Originally Posted: December 8, 2015
As a lawyer, mediator, SMU faculty member and manager of SMU-in-Plano’s Conflict Resolution Center, Angela Mitakidis has helped people resolve conflicts all over the world. She finds the techniques she uses to resolve disputes in international court referred cases are just as effective around the holiday dining table.
Here are her tips for resolving family conflicts:
Extend grace Remember the holidays are not happy for everyone. For some they are a reminder of loss or sadness. Give the benefit of the doubt and extend grace and mercy, despite an unpleasant comment or negativity.
Respond, don’t react Reacting is the knee-jerk defense to an attack. Instead, respond with a kind act like, “May I get you a refill?” The best way to disarm a caustic attack is with a kind gesture.
Focus on the good things Diverting the focus from an unpleasant discussion to the common joy, fun and gratitude that comes with the holidays can help to de-escalate heightened emotions in conflict.
Validate Validate a person’s emotions. For example, “It sounds like that situation hurt you a lot.” Whether an emotion is justified or not, that person is experiencing that emotion at that moment. By making them feel heard and not judged, the person relaxes and the escalation of conflict is curtailed.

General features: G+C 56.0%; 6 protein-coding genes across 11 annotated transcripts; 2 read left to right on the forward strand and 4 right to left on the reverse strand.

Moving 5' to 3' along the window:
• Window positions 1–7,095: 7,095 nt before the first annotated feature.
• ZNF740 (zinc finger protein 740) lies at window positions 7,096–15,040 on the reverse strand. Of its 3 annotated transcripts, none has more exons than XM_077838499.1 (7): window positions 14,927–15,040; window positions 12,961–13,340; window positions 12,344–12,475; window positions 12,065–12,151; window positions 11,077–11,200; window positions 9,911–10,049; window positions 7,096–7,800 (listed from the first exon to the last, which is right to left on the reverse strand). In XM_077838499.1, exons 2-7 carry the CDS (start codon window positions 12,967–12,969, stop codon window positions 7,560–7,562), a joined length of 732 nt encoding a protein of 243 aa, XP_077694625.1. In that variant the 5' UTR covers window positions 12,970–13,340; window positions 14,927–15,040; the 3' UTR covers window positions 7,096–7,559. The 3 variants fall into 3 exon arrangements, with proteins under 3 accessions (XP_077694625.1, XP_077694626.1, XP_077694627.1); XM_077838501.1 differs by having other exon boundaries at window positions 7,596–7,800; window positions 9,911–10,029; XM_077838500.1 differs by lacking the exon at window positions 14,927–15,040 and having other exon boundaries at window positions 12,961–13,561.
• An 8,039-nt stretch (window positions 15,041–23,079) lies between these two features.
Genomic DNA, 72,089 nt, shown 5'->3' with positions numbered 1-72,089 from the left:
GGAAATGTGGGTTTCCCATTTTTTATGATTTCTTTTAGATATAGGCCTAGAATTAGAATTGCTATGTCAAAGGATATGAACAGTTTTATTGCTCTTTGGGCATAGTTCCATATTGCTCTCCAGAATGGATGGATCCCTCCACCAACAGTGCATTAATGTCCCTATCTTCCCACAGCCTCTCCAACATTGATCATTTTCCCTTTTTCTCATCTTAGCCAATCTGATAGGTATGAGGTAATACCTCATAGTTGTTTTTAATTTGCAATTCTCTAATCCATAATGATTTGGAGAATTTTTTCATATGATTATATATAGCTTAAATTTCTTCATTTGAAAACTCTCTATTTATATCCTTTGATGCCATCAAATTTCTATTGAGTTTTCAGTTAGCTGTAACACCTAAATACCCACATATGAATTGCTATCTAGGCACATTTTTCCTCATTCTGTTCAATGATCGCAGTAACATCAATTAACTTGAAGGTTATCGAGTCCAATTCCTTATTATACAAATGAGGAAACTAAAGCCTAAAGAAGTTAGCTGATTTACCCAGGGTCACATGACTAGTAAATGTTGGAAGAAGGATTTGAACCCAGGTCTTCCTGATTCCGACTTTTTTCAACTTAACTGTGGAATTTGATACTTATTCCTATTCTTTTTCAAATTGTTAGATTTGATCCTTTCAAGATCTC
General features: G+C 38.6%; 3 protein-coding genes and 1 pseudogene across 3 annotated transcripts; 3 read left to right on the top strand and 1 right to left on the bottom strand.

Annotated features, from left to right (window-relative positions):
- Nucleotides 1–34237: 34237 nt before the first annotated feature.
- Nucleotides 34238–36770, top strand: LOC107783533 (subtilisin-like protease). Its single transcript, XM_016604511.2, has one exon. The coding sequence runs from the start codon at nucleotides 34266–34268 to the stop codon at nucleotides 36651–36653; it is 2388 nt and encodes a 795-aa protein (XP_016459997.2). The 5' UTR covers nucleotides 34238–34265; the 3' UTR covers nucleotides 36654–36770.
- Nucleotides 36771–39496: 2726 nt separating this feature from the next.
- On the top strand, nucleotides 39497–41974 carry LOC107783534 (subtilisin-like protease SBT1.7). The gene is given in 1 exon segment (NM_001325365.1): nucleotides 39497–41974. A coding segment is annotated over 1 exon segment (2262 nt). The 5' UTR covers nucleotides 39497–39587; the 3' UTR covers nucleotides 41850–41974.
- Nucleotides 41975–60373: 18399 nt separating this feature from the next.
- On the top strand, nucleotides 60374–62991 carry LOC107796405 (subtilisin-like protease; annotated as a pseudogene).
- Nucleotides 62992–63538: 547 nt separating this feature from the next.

Common Need Everyone shares the common need to feel loved, cared for, valued and wanted, even the person who seems set on upsetting everyone. Instead of alienating that person, include him or her in a lighthearted holiday activity, like handing out gifts. Make them feel included and they’ll soon forget their complaints.
Laugh It’s hard to stay angry around lighthearted people. Plan fun things in advance, like watching a funny video or playing a game that gets everyone giggling. Humor is good for the soul.
Forgive When all is said and done, and a relative still manages to inflict that verbal jab, forgive and let it go. Forgiveness has many benefits, including a sense of release, relief and freedom for the forgiver.